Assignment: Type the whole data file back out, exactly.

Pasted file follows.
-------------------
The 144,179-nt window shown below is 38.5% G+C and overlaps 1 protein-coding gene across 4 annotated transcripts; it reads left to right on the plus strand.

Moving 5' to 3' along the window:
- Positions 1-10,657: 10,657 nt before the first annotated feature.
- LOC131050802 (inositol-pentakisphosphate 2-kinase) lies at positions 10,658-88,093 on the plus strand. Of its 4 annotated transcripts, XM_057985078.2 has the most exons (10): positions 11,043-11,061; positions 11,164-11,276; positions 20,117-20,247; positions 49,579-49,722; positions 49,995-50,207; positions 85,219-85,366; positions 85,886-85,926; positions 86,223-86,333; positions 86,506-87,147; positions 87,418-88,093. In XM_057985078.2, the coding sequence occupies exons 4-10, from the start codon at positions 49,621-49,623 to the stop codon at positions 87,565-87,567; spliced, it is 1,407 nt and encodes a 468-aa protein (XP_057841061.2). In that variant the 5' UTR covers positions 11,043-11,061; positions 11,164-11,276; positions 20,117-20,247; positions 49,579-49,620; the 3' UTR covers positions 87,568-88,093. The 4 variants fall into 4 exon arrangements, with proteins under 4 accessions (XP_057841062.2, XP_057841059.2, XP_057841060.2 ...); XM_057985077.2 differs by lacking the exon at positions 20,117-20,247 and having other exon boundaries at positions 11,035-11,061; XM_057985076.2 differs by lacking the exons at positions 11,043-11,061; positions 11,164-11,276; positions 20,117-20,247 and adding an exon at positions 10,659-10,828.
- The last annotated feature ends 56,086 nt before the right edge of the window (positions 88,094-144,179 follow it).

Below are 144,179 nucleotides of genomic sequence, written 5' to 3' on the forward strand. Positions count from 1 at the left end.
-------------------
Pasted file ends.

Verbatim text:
The 144,179-nt window shown below is 38.5% G+C and overlaps 1 protein-coding gene across 4 annotated transcripts; it reads left to right on the plus strand.

Moving 5' to 3' along the window:
- Positions 1-10,657: 10,657 nt before the first annotated feature.
- LOC131050802 (inositol-pentakisphosphate 2-kinase) lies at positions 10,658-88,093 on the plus strand. Of its 4 annotated transcripts, XM_057985078.2 has the most exons (10): positions 11,043-11,061; positions 11,164-11,276; positions 20,117-20,247; positions 49,579-49,722; positions 49,995-50,207; positions 85,219-85,366; positions 85,886-85,926; positions 86,223-86,333; positions 86,506-87,147; positions 87,418-88,093. In XM_057985078.2, the coding sequence occupies exons 4-10, from the start codon at positions 49,621-49,623 to the stop codon at positions 87,565-87,567; spliced, it is 1,407 nt and encodes a 468-aa protein (XP_057841061.2). In that variant the 5' UTR covers positions 11,043-11,061; positions 11,164-11,276; positions 20,117-20,247; positions 49,579-49,620; the 3' UTR covers positions 87,568-88,093. The 4 variants fall into 4 exon arrangements, with proteins under 4 accessions (XP_057841062.2, XP_057841059.2, XP_057841060.2 ...); XM_057985077.2 differs by lacking the exon at positions 20,117-20,247 and having other exon boundaries at positions 11,035-11,061; XM_057985076.2 differs by lacking the exons at positions 11,043-11,061; positions 11,164-11,276; positions 20,117-20,247 and adding an exon at positions 10,659-10,828.
- The last annotated feature ends 56,086 nt before the right edge of the window (positions 88,094-144,179 follow it).

Below are 144,179 nucleotides of genomic sequence, written 5' to 3' on the forward strand. Positions count from 1 at the left end.